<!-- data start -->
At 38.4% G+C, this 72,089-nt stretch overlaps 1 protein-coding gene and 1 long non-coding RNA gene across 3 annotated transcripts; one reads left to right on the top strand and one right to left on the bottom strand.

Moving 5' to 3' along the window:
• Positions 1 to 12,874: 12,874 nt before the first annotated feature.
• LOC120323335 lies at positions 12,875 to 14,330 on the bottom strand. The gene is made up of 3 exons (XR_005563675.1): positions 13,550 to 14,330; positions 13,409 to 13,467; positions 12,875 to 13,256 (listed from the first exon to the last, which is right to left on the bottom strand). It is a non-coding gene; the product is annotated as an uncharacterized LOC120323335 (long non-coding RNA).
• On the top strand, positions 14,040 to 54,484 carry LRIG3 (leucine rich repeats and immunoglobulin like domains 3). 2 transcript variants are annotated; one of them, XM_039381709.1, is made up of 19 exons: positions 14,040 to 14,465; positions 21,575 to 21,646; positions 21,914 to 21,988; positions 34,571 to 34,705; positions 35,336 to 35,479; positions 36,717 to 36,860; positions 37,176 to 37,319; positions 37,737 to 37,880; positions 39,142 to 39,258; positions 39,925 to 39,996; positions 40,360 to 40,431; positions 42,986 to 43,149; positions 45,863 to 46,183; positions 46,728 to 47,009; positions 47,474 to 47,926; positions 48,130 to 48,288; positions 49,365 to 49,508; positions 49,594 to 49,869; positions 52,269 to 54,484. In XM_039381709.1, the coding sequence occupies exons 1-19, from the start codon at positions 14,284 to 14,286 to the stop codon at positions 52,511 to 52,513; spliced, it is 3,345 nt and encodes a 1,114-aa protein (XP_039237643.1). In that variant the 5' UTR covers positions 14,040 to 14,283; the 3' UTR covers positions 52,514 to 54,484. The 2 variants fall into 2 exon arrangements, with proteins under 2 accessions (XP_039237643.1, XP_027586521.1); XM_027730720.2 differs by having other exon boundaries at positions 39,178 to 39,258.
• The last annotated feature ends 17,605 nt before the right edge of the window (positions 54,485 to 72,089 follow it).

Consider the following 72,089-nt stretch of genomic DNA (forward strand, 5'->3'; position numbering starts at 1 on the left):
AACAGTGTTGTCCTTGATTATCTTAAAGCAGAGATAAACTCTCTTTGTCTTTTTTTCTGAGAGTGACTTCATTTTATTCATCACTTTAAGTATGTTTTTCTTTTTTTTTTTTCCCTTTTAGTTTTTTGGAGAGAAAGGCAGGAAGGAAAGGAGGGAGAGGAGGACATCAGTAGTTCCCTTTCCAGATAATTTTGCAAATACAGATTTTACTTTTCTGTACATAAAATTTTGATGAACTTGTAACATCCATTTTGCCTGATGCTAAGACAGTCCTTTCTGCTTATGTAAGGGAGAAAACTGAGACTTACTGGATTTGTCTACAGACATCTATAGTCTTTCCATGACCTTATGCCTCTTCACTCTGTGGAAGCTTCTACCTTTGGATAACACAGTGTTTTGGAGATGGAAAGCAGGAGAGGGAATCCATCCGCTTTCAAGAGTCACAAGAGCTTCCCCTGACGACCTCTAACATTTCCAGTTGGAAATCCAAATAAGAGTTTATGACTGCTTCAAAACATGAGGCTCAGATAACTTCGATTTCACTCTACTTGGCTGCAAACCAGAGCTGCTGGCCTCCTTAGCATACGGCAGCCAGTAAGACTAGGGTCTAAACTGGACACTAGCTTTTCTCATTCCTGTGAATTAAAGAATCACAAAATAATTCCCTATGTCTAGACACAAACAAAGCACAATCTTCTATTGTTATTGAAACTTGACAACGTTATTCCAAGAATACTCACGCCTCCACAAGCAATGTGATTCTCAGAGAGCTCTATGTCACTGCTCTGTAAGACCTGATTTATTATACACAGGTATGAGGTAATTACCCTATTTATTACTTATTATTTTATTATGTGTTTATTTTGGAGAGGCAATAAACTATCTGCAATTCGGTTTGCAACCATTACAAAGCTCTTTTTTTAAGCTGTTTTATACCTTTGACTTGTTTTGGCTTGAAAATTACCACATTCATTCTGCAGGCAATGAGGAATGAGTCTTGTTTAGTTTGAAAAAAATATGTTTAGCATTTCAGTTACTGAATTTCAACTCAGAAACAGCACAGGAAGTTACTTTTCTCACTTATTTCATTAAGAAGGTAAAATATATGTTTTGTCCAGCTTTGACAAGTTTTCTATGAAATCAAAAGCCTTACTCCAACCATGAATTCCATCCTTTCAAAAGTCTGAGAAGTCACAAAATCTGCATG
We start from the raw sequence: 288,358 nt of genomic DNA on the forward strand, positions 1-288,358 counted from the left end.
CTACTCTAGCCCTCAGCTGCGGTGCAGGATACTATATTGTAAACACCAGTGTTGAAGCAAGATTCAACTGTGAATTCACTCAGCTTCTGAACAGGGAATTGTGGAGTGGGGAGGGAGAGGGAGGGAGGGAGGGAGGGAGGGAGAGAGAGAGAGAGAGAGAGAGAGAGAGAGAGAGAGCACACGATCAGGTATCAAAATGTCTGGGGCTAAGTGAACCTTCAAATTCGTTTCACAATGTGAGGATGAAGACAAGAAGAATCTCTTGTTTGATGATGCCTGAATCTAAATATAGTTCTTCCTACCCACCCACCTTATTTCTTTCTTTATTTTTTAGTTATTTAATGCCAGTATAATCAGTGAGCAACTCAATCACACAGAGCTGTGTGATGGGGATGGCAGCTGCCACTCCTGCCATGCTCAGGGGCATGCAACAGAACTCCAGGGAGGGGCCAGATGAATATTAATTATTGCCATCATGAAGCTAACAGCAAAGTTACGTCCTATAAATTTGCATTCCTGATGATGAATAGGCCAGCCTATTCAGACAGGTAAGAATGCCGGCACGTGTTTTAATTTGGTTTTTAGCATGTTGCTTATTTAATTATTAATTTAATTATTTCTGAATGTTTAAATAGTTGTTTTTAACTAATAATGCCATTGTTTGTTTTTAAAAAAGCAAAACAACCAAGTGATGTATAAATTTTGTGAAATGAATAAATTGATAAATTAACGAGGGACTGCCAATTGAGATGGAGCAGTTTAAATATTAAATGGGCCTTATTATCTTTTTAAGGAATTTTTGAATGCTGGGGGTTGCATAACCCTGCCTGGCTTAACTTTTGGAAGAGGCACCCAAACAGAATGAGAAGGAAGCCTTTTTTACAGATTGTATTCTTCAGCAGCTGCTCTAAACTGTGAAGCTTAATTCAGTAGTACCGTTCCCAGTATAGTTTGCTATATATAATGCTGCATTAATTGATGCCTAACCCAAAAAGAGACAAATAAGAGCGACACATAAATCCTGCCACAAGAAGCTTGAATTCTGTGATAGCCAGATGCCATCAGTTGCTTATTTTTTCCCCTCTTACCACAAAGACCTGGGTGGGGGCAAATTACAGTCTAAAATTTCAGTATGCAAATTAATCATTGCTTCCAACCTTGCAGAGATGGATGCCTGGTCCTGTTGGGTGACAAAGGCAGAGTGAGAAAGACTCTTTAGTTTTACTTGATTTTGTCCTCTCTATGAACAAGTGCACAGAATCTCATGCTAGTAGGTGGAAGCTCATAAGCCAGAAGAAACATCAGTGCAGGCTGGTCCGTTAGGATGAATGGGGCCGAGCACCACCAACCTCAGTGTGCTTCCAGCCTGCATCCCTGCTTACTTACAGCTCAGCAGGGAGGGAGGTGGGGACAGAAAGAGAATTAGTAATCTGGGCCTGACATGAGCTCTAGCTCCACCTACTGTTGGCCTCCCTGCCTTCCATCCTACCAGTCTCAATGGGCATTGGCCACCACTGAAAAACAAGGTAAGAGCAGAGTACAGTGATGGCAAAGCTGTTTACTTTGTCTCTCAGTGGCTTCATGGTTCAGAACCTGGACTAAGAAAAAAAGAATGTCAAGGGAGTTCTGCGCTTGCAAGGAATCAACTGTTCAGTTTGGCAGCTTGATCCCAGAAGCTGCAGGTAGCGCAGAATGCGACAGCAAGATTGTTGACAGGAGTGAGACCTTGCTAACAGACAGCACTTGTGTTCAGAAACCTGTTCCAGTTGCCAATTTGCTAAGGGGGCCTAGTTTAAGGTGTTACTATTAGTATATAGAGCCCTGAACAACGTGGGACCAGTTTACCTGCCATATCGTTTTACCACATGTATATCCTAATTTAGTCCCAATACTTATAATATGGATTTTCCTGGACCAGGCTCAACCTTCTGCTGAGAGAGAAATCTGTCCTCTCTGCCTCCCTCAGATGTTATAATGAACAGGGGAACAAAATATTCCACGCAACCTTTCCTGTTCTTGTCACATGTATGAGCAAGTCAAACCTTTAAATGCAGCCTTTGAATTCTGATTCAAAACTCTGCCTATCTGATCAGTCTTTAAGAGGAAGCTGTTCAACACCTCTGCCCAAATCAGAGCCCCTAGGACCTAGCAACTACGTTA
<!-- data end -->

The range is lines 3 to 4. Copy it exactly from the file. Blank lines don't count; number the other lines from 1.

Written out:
• Positions 1 to 12,874: 12,874 nt before the first annotated feature.
• LOC120323335 lies at positions 12,875 to 14,330 on the bottom strand. The gene is made up of 3 exons (XR_005563675.1): positions 13,550 to 14,330; positions 13,409 to 13,467; positions 12,875 to 13,256 (listed from the first exon to the last, which is right to left on the bottom strand). It is a non-coding gene; the product is annotated as an uncharacterized LOC120323335 (long non-coding RNA).